LAWYERS urged the Government yesterday to lift the ban on televising courts in England and Wales, after a criminal trial was screened for the first time in Scotland.
The Bar Council, which represents barristers in England and Wales, said it was 'absurd' that viewers north of the border could see how the courts worked, while people in England and Wales remained 'in the dark'.
Jonathan Caplan QC, who chaired a Bar Council committee that recommended pilot schemes to televise court proceedings, said that ministers should introduce legislation to amend the Criminal Justice Act 1925, which bans cameras from courts.
'Some 70 per cent of people rely on television as their prime source of information and yet they are denied the opportunity to see how the courts work by an Act that was introduced before commercial televison was even thought of,' he said. 'People in North Berwick, near Edinburgh, can now see, quickly and easily, how the judicial system works, while people in Berwick-upon- Tweed, just south of the border, cannot.' Live broadcasts of cases such as the appeals of the Birmingham Six and the Guildford Four would 'immeasurably boost public confidence in the legal system. Justice should be seen to be done,' he added.
Scotland, where courts are not covered by the 1925 Act, took the lead in televising trials two years ago when Lord Hope, the most senior judge, granted documentary-makers the right to film court proceedings. In February, Norman MacLeod QC, Glasgow's Sheriff Principal, gave the BBC permission to film inside the city's Sheriff Court.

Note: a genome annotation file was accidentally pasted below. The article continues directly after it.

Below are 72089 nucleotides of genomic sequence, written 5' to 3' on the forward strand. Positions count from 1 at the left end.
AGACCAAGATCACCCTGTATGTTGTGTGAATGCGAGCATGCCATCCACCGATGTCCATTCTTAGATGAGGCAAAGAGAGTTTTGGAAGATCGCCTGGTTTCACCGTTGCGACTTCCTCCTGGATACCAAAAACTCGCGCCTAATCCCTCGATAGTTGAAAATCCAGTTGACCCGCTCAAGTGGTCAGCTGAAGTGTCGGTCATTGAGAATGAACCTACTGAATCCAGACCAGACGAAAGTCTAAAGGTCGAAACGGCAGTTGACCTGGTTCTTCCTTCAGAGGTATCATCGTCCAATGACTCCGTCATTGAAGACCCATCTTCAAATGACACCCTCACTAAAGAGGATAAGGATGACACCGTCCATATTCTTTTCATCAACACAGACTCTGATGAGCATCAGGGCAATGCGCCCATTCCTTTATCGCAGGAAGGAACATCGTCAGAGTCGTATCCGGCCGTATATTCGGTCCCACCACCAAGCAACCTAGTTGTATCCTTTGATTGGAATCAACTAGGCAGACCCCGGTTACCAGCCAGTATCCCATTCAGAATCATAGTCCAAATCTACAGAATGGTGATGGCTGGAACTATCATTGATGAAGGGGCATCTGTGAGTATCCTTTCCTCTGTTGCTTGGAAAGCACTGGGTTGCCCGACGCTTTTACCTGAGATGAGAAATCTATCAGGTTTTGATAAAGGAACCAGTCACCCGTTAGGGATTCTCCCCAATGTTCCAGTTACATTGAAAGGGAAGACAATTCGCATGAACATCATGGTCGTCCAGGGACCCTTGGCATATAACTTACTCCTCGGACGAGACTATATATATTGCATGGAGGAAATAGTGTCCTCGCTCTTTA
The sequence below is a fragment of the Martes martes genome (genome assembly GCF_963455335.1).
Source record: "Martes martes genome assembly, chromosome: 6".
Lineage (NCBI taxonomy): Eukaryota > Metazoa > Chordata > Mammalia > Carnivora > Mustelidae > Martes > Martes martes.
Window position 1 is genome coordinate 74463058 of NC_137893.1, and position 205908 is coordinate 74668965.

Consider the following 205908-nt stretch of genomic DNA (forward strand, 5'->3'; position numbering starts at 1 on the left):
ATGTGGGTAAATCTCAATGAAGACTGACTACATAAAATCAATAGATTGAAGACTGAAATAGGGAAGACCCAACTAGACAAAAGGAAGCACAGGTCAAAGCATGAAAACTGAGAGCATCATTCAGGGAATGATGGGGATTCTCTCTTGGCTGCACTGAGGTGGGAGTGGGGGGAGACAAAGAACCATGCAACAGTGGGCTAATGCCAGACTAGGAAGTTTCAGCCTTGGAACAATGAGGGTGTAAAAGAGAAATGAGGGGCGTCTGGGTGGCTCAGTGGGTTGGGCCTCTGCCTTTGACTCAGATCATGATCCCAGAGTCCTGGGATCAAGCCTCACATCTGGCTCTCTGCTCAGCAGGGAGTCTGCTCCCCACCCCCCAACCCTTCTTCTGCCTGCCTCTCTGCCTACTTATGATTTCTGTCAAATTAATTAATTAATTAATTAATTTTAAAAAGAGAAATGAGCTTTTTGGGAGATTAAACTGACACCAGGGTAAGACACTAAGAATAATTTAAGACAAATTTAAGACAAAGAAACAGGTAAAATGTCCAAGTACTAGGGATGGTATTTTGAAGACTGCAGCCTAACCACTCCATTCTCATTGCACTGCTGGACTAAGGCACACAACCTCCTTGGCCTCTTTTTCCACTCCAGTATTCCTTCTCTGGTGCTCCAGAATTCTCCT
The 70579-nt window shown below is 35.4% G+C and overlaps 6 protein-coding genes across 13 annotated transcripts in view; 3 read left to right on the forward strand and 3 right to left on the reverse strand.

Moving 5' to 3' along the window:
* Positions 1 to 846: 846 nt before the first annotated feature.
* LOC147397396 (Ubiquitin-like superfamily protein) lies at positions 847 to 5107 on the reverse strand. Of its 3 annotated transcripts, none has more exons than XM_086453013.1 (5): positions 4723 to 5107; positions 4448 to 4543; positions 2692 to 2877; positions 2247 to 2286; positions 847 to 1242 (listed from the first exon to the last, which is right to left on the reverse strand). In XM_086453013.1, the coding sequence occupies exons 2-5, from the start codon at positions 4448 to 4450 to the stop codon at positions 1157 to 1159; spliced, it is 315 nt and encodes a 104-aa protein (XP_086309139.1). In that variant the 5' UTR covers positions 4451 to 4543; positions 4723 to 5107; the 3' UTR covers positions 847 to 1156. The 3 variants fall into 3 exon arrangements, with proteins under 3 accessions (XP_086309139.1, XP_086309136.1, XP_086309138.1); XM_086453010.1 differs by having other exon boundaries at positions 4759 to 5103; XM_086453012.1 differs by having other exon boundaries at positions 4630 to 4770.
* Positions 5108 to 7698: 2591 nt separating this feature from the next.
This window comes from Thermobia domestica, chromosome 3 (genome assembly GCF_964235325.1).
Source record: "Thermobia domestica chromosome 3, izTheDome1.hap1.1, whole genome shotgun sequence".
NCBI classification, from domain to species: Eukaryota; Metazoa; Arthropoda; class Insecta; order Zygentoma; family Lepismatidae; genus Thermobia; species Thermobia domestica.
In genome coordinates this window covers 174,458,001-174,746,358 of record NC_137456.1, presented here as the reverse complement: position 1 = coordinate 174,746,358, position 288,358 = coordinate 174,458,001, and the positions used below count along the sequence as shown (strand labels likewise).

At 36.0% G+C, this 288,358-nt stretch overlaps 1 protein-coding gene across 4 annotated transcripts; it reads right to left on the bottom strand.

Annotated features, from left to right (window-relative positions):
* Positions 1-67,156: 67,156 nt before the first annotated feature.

Cameras, concealed in wooden 'hides', recorded the trial of Philip Gorman, who was charged with stealing a coach from Buchanan Street bus station in the city. The Focal Point documentary broadcast on Thursday showed Gorman, who was jailed for 12 months, lawyers, police and the presiding judge, Sheriff Brian Lockhart, listening to witness and medical evidence.
The 15-strong jury appeared as a blur because two members did not want to be identified.
Kenneth Pritchard, secretary of the Law Society of Scotland, said: 'If cameras do not cause offence to the litigants and there is no danger of prejudice to proceedings or risk to vulnerable witnesses, I do not see any reason why important cases could not be seen as they unfold,' he said.
Although Lord Taylor, the Lord Chief Justice, has indicated support for televising appeal hearings, all attempts to change the law in England and Wales have failed. Yesterday, the Lord Chancellor's Office was 'watching closely' the Scottish experience.
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